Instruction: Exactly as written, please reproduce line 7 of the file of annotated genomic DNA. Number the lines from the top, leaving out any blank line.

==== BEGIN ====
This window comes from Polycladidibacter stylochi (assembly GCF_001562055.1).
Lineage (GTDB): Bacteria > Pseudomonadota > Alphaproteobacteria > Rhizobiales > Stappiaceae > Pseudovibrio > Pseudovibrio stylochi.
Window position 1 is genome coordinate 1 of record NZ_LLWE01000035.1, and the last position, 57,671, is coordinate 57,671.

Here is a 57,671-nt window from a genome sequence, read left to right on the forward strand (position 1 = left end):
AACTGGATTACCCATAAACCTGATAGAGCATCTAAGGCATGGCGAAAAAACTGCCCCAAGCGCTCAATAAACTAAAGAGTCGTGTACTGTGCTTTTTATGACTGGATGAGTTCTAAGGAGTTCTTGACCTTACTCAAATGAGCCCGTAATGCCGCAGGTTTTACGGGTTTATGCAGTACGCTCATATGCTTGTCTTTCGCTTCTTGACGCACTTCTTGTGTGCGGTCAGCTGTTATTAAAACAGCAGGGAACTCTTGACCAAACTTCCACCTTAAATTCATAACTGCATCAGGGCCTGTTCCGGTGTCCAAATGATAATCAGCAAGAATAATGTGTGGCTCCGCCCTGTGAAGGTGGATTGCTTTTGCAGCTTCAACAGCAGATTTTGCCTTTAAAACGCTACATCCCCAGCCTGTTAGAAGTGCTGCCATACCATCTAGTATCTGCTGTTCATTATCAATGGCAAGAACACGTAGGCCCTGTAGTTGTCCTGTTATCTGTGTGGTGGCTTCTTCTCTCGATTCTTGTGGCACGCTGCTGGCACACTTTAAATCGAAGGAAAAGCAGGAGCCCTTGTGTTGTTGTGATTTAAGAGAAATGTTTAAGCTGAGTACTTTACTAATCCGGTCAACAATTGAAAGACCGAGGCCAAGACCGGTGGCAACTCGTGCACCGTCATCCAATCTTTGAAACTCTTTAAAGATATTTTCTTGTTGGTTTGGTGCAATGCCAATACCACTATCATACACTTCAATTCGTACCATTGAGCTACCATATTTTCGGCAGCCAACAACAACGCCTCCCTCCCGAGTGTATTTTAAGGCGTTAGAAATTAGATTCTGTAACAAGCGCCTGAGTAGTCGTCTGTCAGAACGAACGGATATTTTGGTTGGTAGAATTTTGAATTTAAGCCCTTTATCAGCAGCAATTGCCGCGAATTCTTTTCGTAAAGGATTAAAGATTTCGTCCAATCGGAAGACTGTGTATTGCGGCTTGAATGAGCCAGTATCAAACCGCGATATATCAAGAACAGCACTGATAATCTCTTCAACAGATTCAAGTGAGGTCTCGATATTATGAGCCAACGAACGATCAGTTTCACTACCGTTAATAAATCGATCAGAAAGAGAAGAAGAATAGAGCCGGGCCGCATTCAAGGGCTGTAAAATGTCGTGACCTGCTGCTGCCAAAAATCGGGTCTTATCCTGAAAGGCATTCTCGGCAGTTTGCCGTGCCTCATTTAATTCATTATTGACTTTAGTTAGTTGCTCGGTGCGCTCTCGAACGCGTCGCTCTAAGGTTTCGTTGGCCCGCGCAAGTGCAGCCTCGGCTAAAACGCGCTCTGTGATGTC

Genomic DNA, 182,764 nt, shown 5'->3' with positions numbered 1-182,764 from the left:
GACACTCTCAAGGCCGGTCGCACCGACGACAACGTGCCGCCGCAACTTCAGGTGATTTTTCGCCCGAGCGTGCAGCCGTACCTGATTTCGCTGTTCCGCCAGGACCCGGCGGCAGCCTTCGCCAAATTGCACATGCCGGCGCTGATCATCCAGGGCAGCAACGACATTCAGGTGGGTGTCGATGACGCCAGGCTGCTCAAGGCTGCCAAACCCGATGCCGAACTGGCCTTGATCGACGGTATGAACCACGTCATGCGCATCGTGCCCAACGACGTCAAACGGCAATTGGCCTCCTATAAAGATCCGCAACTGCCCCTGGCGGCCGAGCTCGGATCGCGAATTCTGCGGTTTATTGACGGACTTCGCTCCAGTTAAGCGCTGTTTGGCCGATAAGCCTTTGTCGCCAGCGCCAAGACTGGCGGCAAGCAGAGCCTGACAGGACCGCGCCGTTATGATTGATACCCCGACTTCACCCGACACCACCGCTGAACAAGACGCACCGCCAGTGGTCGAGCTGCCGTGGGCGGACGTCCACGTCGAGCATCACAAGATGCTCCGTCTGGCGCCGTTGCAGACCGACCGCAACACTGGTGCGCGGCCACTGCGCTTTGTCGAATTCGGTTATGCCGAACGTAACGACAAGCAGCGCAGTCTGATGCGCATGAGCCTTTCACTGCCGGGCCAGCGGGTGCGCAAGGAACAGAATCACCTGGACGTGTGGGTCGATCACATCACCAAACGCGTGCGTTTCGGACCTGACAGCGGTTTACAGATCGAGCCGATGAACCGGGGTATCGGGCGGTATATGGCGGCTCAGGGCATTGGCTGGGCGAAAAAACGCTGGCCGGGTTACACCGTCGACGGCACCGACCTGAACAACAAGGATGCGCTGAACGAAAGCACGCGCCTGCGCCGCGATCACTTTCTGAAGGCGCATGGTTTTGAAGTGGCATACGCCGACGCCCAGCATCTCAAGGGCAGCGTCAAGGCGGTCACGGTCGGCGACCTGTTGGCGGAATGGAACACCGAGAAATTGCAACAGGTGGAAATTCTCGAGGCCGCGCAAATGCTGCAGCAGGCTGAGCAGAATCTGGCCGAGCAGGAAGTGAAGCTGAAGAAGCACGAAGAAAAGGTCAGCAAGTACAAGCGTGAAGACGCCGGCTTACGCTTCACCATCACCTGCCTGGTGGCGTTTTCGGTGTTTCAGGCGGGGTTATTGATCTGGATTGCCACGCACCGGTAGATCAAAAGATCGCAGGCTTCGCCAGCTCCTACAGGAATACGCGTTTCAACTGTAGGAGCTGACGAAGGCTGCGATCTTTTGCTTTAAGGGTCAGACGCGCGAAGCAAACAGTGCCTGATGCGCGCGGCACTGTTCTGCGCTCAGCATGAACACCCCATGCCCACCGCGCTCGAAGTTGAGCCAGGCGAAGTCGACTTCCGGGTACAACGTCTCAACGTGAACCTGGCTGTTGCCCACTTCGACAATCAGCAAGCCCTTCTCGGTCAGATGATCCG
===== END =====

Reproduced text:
GACACTCTCAAGGCCGGTCGCACCGACGACAACGTGCCGCCGCAACTTCAGGTGATTTTTCGCCCGAGCGTGCAGCCGTACCTGATTTCGCTGTTCCGCCAGGACCCGGCGGCAGCCTTCGCCAAATTGCACATGCCGGCGCTGATCATCCAGGGCAGCAACGACATTCAGGTGGGTGTCGATGACGCCAGGCTGCTCAAGGCTGCCAAACCCGATGCCGAACTGGCCTTGATCGACGGTATGAACCACGTCATGCGCATCGTGCCCAACGACGTCAAACGGCAATTGGCCTCCTATAAAGATCCGCAACTGCCCCTGGCGGCCGAGCTCGGATCGCGAATTCTGCGGTTTATTGACGGACTTCGCTCCAGTTAAGCGCTGTTTGGCCGATAAGCCTTTGTCGCCAGCGCCAAGACTGGCGGCAAGCAGAGCCTGACAGGACCGCGCCGTTATGATTGATACCCCGACTTCACCCGACACCACCGCTGAACAAGACGCACCGCCAGTGGTCGAGCTGCCGTGGGCGGACGTCCACGTCGAGCATCACAAGATGCTCCGTCTGGCGCCGTTGCAGACCGACCGCAACACTGGTGCGCGGCCACTGCGCTTTGTCGAATTCGGTTATGCCGAACGTAACGACAAGCAGCGCAGTCTGATGCGCATGAGCCTTTCACTGCCGGGCCAGCGGGTGCGCAAGGAACAGAATCACCTGGACGTGTGGGTCGATCACATCACCAAACGCGTGCGTTTCGGACCTGACAGCGGTTTACAGATCGAGCCGATGAACCGGGGTATCGGGCGGTATATGGCGGCTCAGGGCATTGGCTGGGCGAAAAAACGCTGGCCGGGTTACACCGTCGACGGCACCGACCTGAACAACAAGGATGCGCTGAACGAAAGCACGCGCCTGCGCCGCGATCACTTTCTGAAGGCGCATGGTTTTGAAGTGGCATACGCCGACGCCCAGCATCTCAAGGGCAGCGTCAAGGCGGTCACGGTCGGCGACCTGTTGGCGGAATGGAACACCGAGAAATTGCAACAGGTGGAAATTCTCGAGGCCGCGCAAATGCTGCAGCAGGCTGAGCAGAATCTGGCCGAGCAGGAAGTGAAGCTGAAGAAGCACGAAGAAAAGGTCAGCAAGTACAAGCGTGAAGACGCCGGCTTACGCTTCACCATCACCTGCCTGGTGGCGTTTTCGGTGTTTCAGGCGGGGTTATTGATCTGGATTGCCACGCACCGGTAGATCAAAAGATCGCAGGCTTCGCCAGCTCCTACAGGAATACGCGTTTCAACTGTAGGAGCTGACGAAGGCTGCGATCTTTTGCTTTAAGGGTCAGACGCGCGAAGCAAACAGTGCCTGATGCGCGCGGCACTGTTCTGCGCTCAGCATGAACACCCCATGCCCACCGCGCTCGAAGTTGAGCCAGGCGAAGTCGACTTCCGGGTACAACGTCTCAACGTGAACCTGGCTGTTGCCCACTTCGACAATCAGCAAGCCCTTCTCGGTCAGATGATCCG